Imagine ... you can now eat yourself senseless knowing that the food you are guzzling is both nutritious and free from the specific allergens that may not agree with your delicate constitution. How good is that?

I paged through the brochure eager to begin my nutritional education and realized that it was a good thing that I had thought ahead and bought my reading glasses. The print, though neatly presented, was so small (microscopic almost) that it was readable only by kids and diamond graders.

But there they were. Detailed statistics on weight, calories, macronutrient breakdown, fibre, sodium, saturated fat and every potential allergen you could think of. Perfectly targeted to the average fast food consumer who of course will now instantly realize the implications of that extra slice of cheese and reign in their hedonistic impulses.

Here's the kicker though ... in all of this analysis the crafters of this document of truth and transparency had conveniently left out any mention of hydrogenated fats. You know, that ones that aren't nutritionally beneficial to us even in small quantities. But didn't that newscast I saw feature some company spokesman banging on about how important it was for their consumers to be able to make an informed decision?

Who are they kidding?

Oh, sorry ... their entire customer base. Well that's something to be proud of. Yeah, I know, the supermarkets are doing it too. And we have to be proactive in sculping public perceptions. And then there are those beastly labelling laws, which are actually going to be understandable soon ... and then what?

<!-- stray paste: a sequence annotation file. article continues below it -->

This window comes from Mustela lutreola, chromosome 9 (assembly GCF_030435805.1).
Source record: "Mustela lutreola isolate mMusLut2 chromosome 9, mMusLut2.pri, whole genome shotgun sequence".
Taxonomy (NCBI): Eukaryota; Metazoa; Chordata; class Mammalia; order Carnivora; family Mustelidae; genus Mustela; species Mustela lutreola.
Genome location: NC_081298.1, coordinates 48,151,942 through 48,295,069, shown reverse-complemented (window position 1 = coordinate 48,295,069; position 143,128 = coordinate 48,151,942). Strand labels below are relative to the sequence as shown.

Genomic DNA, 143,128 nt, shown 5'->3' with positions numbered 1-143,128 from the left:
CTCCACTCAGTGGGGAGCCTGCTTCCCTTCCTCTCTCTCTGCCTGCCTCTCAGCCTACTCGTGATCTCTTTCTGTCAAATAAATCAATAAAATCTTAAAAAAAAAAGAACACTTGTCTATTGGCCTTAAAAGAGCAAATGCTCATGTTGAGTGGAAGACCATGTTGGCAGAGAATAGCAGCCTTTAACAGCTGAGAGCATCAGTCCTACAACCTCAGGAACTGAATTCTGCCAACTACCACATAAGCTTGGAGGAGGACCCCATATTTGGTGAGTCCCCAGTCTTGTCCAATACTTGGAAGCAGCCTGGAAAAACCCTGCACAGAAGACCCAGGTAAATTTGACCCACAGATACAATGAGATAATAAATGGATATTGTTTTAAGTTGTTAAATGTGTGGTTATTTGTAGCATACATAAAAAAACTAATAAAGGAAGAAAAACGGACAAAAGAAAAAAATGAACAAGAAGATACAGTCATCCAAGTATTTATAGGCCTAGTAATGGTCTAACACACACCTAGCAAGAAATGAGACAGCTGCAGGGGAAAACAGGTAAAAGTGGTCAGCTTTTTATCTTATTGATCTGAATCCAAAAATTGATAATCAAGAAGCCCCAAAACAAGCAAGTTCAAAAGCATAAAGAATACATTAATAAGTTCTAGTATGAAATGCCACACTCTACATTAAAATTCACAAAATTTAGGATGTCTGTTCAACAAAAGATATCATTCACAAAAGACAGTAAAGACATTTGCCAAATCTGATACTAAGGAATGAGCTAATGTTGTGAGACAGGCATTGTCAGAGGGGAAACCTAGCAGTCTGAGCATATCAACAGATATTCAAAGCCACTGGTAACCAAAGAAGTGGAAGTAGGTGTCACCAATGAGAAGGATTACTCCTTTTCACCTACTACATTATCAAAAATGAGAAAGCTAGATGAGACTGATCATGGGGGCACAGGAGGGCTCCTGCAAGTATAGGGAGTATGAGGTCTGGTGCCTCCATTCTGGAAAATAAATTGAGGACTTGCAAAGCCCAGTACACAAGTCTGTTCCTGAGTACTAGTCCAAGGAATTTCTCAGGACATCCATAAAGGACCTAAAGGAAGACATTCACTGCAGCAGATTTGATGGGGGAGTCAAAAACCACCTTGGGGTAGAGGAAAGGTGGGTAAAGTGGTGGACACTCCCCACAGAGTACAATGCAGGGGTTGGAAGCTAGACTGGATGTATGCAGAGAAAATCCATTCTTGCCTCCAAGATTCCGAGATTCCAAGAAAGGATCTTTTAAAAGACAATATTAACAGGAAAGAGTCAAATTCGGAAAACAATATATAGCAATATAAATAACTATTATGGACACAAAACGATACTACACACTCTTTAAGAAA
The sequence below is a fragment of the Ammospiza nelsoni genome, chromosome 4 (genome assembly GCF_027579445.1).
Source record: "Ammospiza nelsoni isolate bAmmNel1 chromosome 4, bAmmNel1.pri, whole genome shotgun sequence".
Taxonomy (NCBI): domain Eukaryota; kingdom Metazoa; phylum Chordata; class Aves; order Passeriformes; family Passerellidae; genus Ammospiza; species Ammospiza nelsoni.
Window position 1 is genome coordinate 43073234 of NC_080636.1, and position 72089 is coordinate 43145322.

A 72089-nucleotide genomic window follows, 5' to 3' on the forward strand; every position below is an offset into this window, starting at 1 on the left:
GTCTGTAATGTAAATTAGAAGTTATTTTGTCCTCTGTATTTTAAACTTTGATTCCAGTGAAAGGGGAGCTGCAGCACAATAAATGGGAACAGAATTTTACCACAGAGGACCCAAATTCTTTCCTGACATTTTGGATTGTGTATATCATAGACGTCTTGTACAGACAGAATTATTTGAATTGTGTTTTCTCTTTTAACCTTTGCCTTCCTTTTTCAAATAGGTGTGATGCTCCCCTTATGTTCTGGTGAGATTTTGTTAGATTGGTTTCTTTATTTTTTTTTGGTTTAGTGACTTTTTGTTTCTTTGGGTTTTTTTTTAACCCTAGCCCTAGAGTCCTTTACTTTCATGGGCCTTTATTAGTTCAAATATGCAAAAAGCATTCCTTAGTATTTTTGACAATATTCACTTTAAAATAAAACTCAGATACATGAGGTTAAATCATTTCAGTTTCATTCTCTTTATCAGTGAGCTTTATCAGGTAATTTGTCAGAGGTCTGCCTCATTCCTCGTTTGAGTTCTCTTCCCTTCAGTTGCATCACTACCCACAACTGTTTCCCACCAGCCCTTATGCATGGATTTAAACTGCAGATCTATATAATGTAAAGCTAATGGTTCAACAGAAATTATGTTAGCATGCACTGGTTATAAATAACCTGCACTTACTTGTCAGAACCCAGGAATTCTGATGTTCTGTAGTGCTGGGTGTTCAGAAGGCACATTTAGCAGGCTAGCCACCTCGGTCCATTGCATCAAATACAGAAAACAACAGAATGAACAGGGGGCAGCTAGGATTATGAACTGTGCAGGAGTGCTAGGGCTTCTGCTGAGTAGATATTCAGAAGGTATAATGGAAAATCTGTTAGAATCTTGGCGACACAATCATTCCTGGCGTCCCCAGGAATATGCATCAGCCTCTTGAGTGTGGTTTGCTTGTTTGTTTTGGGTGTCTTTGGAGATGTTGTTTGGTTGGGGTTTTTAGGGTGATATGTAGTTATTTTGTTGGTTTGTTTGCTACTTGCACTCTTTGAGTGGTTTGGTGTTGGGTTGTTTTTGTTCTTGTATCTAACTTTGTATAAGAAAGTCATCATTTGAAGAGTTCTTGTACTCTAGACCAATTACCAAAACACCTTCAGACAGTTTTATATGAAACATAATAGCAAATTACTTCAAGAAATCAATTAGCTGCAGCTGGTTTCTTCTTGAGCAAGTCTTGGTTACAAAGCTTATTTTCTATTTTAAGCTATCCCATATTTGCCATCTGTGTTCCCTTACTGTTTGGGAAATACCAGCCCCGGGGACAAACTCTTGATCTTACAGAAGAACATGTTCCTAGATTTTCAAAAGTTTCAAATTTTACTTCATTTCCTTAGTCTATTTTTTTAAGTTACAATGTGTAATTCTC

Caveat emptor!

Saturday, 4 April 2009

We Are Killing Our Children

There is never a shortage of issues to talk about whenever I watch the news.

Today was no exception. I won't go into the specifics, but the gist of what was being discussed was that charity groups were calling for an extra 3 billion pounds to be spent on feeding low income families.

People were considered vulnerable to rising costs associated with a "typical" basket of 33 goods. But here's where the madness begins. The first 4 items flashed onto the screen were:

- baked beans ... fibre drenched in sugar and artificial chemicals

- pork sausages ... a high fat treat from unhealthy, force-fed pigs

- refined breakfast cereal ... hold on, haven't we been told that's a "health" food?

- pasteurized milk ... raw, organically produced milk from healthy grass-fed cows of course would be too expensive, even if it was available

No doubt, the rest of the basket would have included beauties like chocolate, chips and baked goods ... all guaranteed to flood our systems with refined sugar, hidden salt, hydrogenated fat, stimulants and low fibre, refined carbohydrates.

At what point will someone realize that we are creating a nation of dependant people who are virtually guaranteed to be a huge burden on the NHS by the time they are middle-aged ... because they simply don't know any better?

When will education replace handouts?

And when will just one of these so called nutrition gurus stand up and tell people what they really need to know ... that we're not just over-feeding our kids, we're killing them with shockingly bad food and drink choices.

I walked into a supermarket the other day. There was no bottled water for sale and yet there were aisles and aisles of soft drinks, biscuits, chips, chocolates, booze, TV dinners, processed meats, white bread, exotic cheeses ... and cosmetics!

Turn on the television and any station that shows commercials will be seductively extolling the virtues of chocolate, chips and just about any other processed treat you can think of.

So why do we all wonder why childhood obesity is an issue? Why do we create task forces and recruit high profile chefs, doctors and dieticians to "come to grips" with the problem ... when the problem is absolutely, patently obvious?

No-one is prepared to tell the whole truth, because people just don't want to hear it.